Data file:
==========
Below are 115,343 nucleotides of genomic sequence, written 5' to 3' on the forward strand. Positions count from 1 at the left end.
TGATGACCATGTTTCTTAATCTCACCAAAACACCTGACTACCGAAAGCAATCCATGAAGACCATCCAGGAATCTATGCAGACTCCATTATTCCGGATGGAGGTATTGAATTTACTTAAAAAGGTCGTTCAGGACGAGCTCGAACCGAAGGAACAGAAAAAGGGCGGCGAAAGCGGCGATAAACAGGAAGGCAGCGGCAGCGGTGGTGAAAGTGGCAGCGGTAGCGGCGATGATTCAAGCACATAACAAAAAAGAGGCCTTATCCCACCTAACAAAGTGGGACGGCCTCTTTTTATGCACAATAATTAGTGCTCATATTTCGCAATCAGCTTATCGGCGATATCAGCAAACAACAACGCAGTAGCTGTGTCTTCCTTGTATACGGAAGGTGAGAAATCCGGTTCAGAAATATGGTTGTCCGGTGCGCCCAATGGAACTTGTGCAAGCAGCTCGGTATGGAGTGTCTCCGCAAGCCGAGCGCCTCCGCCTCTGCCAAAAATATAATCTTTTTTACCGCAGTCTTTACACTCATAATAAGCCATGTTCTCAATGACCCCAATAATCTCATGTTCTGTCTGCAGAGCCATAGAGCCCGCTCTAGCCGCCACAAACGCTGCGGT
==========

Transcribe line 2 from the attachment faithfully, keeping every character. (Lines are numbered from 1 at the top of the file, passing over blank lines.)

TGATGACCATGTTTCTTAATCTCACCAAAACACCTGACTACCGAAAGCAATCCATGAAGACCATCCAGGAATCTATGCAGACTCCATTATTCCGGATGGAGGTATTGAATTTACTTAAAAAGGTCGTTCAGGACGAGCTCGAACCGAAGGAACAGAAAAAGGGCGGCGAAAGCGGCGATAAACAGGAAGGCAGCGGCAGCGGTGGTGAAAGTGGCAGCGGTAGCGGCGATGATTCAAGCACATAACAAAAAAGAGGCCTTATCCCACCTAACAAAGTGGGACGGCCTCTTTTTATGCACAATAATTAGTGCTCATATTTCGCAATCAGCTTATCGGCGATATCAGCAAACAACAACGCAGTAGCTGTGTCTTCCTTGTATACGGAAGGTGAGAAATCCGGTTCAGAAATATGGTTGTCCGGTGCGCCCAATGGAACTTGTGCAAGCAGCTCGGTATGGAGTGTCTCCGCAAGCCGAGCGCCTCCGCCTCTGCCAAAAATATAATCTTTTTTACCGCAGTCTTTACACTCATAATAAGCCATGTTCTCAATGACCCCAATAATCTCATGTTCTGTCTGCAGAGCCATAGAGCCCGCTCTAGCCGCCACAAACGCTGCGGT